Book Queue

The Book Queue

It’s been a while since I put up a book queue and I’ve noticed that I’m scrambling a bit whenever I finish a book and look for something new, so in preparation for Vintage Sci-Fi Month (For the uninitiated, that’s when you read “older than you are” science fiction in the month of January), I figured I’d put together a list of stuff to read. Might as well include some more modern SF while I’m at it…

  • To Marry Medusa by Theodore Sturgeon (1958) – Humanity comes face to face with Medusa, a vast hive mind that’s swallowed a billion planets. Sounds fun, and Sturgeon is usually a reliable read, so it’s a definite for Vintage SF Month…
  • Inherit the Stars by James P. Hogan (1977) – I’ve not read any Hogan, but he’s got a reputation as a sorta underrated SF author, so this one about a 50,000 year old humanoid body discovered on the moon sounds like a neat place to start.
  • Berserker by Fred Saberhagen (1967) – A massive weapon from an old galactic war finally reaches human space, sounds like it could be interesting.
  • The Lincoln Hunters by Wilson Tucker (1958) – Time travel about a historian sent back to record a Lincoln speech, but he finds out that he’s been sent back twice or somesuch. Sounds interesting.
  • The Coming of Conan the Cimmerian by Robert E. Howard (1932-1933) – I’ve not actually read any Howard, so I figure it’s time to rectify that situation. Not sure if this is the best collection to start with, but it covers the first 13 Conan stories and features some other references, etc… so it seems good enough.
  • Recursion by Blake Crouch (2019) – False Memory Syndrome is when someone inexplicably wakes up with a new set of memories from an alternate life. I’ve read one other Crouch novel (Dark Matter), which was an enjoyable page turner that eventually put its premise to good SF use. I suspect the same thing here…
  • Randomize by Andy Weir (2019) – Part of a series of short stories written by SF contemporaries, I’ll read anything by Andy Weir at this point, so there we are. I don’t even know what this is about…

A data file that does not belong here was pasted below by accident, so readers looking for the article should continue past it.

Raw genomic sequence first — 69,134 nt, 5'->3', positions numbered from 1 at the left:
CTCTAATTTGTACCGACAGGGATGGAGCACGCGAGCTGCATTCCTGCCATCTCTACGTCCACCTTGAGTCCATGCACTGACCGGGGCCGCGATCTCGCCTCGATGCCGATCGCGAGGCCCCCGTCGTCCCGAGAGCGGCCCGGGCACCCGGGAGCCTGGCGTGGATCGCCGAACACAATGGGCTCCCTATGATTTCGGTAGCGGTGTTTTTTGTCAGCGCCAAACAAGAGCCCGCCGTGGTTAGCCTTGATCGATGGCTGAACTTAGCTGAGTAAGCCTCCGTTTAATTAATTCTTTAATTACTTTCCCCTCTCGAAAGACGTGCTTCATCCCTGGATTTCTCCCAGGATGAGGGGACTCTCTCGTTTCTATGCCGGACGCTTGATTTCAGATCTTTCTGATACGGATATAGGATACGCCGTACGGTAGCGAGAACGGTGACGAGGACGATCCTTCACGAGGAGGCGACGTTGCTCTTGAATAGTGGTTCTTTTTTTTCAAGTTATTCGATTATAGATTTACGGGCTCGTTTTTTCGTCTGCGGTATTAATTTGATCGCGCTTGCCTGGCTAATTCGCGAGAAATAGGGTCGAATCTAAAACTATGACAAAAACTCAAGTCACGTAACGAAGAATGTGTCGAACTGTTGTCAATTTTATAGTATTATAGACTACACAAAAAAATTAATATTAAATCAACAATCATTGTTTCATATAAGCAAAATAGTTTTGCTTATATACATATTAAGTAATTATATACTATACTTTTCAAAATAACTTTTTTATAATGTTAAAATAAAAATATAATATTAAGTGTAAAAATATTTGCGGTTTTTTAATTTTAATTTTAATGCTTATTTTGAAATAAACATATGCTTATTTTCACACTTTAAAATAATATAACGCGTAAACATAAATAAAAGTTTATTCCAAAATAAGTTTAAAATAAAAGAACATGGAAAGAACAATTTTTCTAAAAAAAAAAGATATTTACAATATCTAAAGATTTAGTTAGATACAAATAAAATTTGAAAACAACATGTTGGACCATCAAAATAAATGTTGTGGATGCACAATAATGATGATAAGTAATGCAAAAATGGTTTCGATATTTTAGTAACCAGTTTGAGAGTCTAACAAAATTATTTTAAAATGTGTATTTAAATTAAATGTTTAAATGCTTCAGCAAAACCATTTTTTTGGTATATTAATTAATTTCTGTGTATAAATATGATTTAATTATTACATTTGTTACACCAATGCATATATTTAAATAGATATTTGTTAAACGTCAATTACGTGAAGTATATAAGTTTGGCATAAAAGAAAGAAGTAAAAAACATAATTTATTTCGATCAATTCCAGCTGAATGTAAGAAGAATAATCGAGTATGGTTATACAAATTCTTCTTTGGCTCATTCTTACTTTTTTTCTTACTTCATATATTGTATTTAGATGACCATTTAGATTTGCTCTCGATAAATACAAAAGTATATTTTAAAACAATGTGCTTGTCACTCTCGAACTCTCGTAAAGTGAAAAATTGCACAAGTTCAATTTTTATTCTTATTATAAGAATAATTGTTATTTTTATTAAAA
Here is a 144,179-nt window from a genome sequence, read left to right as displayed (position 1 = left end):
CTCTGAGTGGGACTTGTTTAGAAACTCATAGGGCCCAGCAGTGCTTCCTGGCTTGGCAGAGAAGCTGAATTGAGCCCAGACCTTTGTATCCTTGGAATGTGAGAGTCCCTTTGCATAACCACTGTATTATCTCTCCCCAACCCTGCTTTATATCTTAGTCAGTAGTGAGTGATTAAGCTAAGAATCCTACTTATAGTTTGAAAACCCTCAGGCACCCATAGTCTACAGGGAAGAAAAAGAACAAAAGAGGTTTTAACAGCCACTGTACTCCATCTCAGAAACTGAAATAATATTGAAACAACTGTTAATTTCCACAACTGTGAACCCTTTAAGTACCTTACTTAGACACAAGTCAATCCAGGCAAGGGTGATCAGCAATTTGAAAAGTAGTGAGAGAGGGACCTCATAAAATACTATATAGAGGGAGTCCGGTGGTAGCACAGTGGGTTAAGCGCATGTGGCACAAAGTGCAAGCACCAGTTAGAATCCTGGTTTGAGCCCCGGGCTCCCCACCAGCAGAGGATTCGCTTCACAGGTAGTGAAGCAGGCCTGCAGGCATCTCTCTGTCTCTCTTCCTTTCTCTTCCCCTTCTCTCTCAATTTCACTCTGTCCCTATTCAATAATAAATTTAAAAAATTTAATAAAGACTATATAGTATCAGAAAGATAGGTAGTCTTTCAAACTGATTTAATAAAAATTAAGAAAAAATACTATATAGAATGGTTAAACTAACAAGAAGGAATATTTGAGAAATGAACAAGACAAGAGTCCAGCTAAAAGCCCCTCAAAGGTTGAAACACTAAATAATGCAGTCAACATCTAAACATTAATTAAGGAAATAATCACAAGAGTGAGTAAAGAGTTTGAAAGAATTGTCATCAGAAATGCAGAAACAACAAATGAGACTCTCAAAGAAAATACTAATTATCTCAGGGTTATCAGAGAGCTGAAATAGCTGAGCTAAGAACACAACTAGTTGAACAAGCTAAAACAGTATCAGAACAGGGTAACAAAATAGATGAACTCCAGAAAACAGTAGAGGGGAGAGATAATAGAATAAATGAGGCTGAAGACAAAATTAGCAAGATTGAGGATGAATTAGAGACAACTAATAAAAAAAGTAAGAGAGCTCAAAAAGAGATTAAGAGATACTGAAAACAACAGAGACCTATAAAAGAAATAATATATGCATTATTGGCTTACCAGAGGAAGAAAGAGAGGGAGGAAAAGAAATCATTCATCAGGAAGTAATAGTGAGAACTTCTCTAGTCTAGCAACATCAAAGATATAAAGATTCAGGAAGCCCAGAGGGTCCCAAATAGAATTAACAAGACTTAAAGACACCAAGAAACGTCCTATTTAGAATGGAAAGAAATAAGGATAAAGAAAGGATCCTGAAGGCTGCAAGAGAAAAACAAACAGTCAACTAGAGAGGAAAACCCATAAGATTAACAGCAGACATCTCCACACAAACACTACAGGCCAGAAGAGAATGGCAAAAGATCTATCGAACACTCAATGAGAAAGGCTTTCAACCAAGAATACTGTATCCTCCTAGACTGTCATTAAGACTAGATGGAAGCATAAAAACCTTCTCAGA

And that should tide me over for January and a decent amount beyond.

The Book Queue

It’s been well over a year since I last posted a book queue, and since we’re quickly approaching the Six Weeks of Halloween, I need to figure out some creepy seasonal reading, so here’s some books I’m looking into. I used to love reading horror, but aside from the occasional dip into the waters, I haven’t kept up at all… I probably won’t get to all of these (and who knows, I might read something not on here), but it’s where I’m starting:

  • Deep State by Christopher Farnsworth – I’ve been a fan of Farnsworth’s Nathaniel Cade/President’s Vampire books for a while, and this latest little novella will have to tide me over until Farnsworth manages a full length follow up to Red, White, and Blood (which was the best of the series up until now). Anyway, I don’t know much about this, but it seems like it’ll be fun Halloween season reading…
  • Haunt by Laura Lee Bahr – I don’t remember where I heard about this one from, but the quick description sounds… interesting… “a tripping-balls Los Angeles noir, where a mysterious dame drags you through a time-warping Bizarro hall of mirrors.”
  • Zero Saints by Gabino Iglesias – Looks like a quick read about a drug dealer turf war that veers into the supernatural. Not sure what to make of this, but reviews make it sound fun…
  • The Croning by Laird Barron – Another horror book that I added to my queue last year and again, I can’t remember where I heard about it, but it sounds interesting. Not really sure what this is about, even after reading the description. Can’t decide if that’s a good thing or not. I also have The Imago Sequence short story collection on my list.
  • Christine by Stephen King – More a placeholder for a Stephen King novel than anything else, but a friend really loves this novel and has told me it’s a lot better than the movie… which is a movie I really like (I mean, it is John Carpenter)! I’ve read a bunch of King, but nowhere near comprehensive. It might be worth checking out It before this new movie comes out, and there are a few others that could work too, but I think Christine might be the one…